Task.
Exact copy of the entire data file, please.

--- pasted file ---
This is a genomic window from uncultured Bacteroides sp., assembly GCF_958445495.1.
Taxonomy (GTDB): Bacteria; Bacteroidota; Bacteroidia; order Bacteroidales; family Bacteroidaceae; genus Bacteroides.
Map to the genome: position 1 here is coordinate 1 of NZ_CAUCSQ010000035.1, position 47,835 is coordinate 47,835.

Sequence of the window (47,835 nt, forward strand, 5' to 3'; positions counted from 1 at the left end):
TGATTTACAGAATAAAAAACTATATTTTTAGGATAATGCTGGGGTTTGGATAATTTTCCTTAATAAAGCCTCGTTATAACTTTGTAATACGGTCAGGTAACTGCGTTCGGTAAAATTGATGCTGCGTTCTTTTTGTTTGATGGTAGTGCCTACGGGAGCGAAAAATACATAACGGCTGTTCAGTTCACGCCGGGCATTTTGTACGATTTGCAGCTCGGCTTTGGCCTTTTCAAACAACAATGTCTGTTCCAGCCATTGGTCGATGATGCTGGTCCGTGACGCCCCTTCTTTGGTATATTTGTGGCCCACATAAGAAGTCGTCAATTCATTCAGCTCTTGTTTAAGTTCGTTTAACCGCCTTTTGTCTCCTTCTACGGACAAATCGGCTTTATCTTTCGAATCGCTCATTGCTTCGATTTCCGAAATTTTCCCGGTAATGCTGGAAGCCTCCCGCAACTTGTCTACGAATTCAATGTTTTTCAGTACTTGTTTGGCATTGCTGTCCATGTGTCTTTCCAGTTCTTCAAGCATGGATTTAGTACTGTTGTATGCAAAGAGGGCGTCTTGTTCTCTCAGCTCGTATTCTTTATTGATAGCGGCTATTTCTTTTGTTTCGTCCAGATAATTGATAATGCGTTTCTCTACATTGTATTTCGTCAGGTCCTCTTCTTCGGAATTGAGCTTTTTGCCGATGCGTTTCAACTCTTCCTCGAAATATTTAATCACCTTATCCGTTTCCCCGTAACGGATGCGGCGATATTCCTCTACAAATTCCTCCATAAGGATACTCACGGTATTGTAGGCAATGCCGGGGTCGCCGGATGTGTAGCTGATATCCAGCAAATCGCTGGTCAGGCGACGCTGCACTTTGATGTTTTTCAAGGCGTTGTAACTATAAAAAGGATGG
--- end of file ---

This is a genomic window from uncultured Bacteroides sp., assembly GCF_958445495.1.
Taxonomy (GTDB): Bacteria; Bacteroidota; Bacteroidia; order Bacteroidales; family Bacteroidaceae; genus Bacteroides.
Map to the genome: position 1 here is coordinate 1 of NZ_CAUCSQ010000035.1, position 47,835 is coordinate 47,835.

Sequence of the window (47,835 nt, forward strand, 5' to 3'; positions counted from 1 at the left end):
TGATTTACAGAATAAAAAACTATATTTTTAGGATAATGCTGGGGTTTGGATAATTTTCCTTAATAAAGCCTCGTTATAACTTTGTAATACGGTCAGGTAACTGCGTTCGGTAAAATTGATGCTGCGTTCTTTTTGTTTGATGGTAGTGCCTACGGGAGCGAAAAATACATAACGGCTGTTCAGTTCACGCCGGGCATTTTGTACGATTTGCAGCTCGGCTTTGGCCTTTTCAAACAACAATGTCTGTTCCAGCCATTGGTCGATGATGCTGGTCCGTGACGCCCCTTCTTTGGTATATTTGTGGCCCACATAAGAAGTCGTCAATTCATTCAGCTCTTGTTTAAGTTCGTTTAACCGCCTTTTGTCTCCTTCTACGGACAAATCGGCTTTATCTTTCGAATCGCTCATTGCTTCGATTTCCGAAATTTTCCCGGTAATGCTGGAAGCCTCCCGCAACTTGTCTACGAATTCAATGTTTTTCAGTACTTGTTTGGCATTGCTGTCCATGTGTCTTTCCAGTTCTTCAAGCATGGATTTAGTACTGTTGTATGCAAAGAGGGCGTCTTGTTCTCTCAGCTCGTATTCTTTATTGATAGCGGCTATTTCTTTTGTTTCGTCCAGATAATTGATAATGCGTTTCTCTACATTGTATTTCGTCAGGTCCTCTTCTTCGGAATTGAGCTTTTTGCCGATGCGTTTCAACTCTTCCTCGAAATATTTAATCACCTTATCCGTTTCCCCGTAACGGATGCGGCGATATTCCTCTACAAATTCCTCCATAAGGATACTCACGGTATTGTAGGCAATGCCGGGGTCGCCGGATGTGTAGCTGATATCCAGCAAATCGCTGGTCAGGCGACGCTGCACTTTGATGTTTTTCAAGGCGTTGTAACTATAAAAAGGATGG